Opinion

Trump and Democrats find rare common ground on Venezuela

There’s good news in Washington despite the growing partisan fight over President Trump’s foolish declaration of a national emergency to build an $8 billion border wall: Democratic Party leaders are solidly backing Trump’s decision to oust Venezuela’s fraudulently elected dictator Nicolas Maduro.

As difficult as it is to support anything coming from Trump, one of the most untruthful and divisive U.S. leaders in history, the president has been right in taking the bold step of recognizing Venezuela’s National Assembly head Juan Guiadó as that country’s legitimate president. And Democratic leaders are doing the right thing in supporting Trump on this.

House Speaker Nancy Pelosi – the most powerful figure in the Democratic Party – met with Guiadó’s ambassador to the United States, Carlos Vecchio, on Jan. 13 and reiterated her support for the Guiadó government.

“Speaker Pelosi’s support is very important, because it sends a powerful message to Maduro that you have a strong and unified U.S. position on Venezuela,” Vecchio told me after the meeting.

In a Feb. 8 statement, Pelosi announced her decision “to recognize Juan Guiadó, president of the national assembly, as the interim president until full, fair and free elections can be held.” She added that “Nicolás Maduro’s regime of repression … must be condemned swiftly by the full international community.”

In a rare show of bipartisan harmony, Trump’s national security adviser, John Bolton, tweeted afterward, “Appreciate Speaker Pelosi’s strong statement of support. The U.S. stands united in its support of Venezuelan interim President Juan Guiadó.”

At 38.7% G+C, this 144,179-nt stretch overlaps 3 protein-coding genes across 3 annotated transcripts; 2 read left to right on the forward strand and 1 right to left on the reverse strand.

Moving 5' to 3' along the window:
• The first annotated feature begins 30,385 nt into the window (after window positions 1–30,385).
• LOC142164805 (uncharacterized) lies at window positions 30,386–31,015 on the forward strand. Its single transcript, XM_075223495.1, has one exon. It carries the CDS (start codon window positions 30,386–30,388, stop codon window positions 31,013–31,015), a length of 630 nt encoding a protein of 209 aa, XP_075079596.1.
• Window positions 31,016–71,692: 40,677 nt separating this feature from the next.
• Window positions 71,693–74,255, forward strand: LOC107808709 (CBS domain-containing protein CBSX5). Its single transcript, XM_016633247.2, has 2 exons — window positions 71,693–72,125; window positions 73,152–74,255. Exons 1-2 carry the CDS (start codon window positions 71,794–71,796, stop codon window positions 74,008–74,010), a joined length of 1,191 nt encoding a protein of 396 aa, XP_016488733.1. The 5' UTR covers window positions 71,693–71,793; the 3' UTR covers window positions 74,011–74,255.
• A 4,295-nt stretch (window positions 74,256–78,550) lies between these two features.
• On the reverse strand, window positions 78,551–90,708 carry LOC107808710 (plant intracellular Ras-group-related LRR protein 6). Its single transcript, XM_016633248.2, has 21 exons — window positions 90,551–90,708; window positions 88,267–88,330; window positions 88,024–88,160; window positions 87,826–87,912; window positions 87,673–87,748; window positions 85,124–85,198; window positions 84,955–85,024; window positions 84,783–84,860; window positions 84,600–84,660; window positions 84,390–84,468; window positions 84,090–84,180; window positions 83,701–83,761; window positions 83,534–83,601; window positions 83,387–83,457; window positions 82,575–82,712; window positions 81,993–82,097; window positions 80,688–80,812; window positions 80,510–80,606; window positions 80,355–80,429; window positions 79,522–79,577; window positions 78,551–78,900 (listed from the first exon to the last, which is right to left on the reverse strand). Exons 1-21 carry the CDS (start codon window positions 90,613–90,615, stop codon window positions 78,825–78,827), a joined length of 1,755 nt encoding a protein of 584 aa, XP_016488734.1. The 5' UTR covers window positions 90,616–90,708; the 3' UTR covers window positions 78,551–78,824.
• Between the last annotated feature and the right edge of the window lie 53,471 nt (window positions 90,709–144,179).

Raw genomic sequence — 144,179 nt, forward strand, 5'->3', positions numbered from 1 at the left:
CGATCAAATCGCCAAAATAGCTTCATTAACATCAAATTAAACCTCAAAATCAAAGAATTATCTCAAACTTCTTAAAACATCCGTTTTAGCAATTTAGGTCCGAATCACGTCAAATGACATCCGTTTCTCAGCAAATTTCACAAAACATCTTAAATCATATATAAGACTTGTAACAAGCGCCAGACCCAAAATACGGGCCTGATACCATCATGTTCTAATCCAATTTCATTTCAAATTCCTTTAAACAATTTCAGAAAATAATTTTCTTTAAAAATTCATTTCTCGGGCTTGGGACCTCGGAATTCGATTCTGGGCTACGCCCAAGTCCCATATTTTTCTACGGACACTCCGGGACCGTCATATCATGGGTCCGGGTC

Other key Democratic leaders have also spoken up. Former Vice President Joe Biden, who is contemplating a run for the 2020 Democratic presidential nomination, tweeted that, “The international community must support Juan Guiadó.”

Democratic Senate leader Chuck Schumer, Sens. Dick Durbin and Bob Menéndez, as well as Rep. Eliot Engel, who heads the House Committee on Foreign Affairs, also have championed the cause of democracy in Venezuela. Unlike Trump, most of them are also calling for granting Temporary Protected Status – or U.S. residency – to Venezuelan refugees.

Democrats pride themselves on leading on Venezuela in Congress. There are four major bills on the issue in the House, all led by Democrats.

They include a bill from Rep. Donna Shalala, D-Fla., to restrict sales of arms and tear gas to Venezuela’s security forces, and another from Rep. Debbie Wasserman Schultz, D-Fla., asking the State Department for an assessment on Russia’s presence in Venezuela.

Guiadó’s top aides have told me that his Democratic support also is important because it can help convince European countries to implement sanctions against the Maduro regime. While Trump has antagonized many European allies by, among other things, criticizing NATO and insulting their countries, Democrats enjoy good relations with virtually all European countries.

Granted, part of the bipartisan support for Guiadó has much to do with domestic politics. Trump has realized that taking a strong stance on Venezuela can help him win Florida – a key swing state – in the 2020 election. Florida has a large Cuban-American voting bloc that cares deeply about Venezuela.

Trump was scheduled to be in Miami on Monday to speak about Venezuela, only two weeks after Vice President Mike Pence did the same. Bolton came to Miami in November, days before the midterm elections, to announce sanctions on the Maduro regime.

The Democrats don’t want to be left behind. Wasserman Schultz is organizing a South Florida conference on Venezuela on Feb. 23, with Menendez, Vecchio and leaders of the Venezuelan exile community scheduled to attend.

True, a few left-wing Democrats such as Sen. Bernie Sanders and – the worst of them – Rep. Ilhan Omar are both tacitly and explicitly criticizing America’s support for Guiadó.

Democratic leaders should now press all of their party’s presidential hopefuls to back Guiadó, like Biden did. And they should go to the Colombian border to draw U.S. and world attention to Venezuela’s humanitarian crisis.

Fortunately, Pelosi and most leading Democrats realize that Venezuela’s freedom should be a bipartisan cause. And they have begun to act on it, even in Washington’s fractured political climate.

Andrés Oppenheimer is a Latin América correspondent for the Miami Herald. Send e-mail to: aoppenheimer@miamiherald.com.

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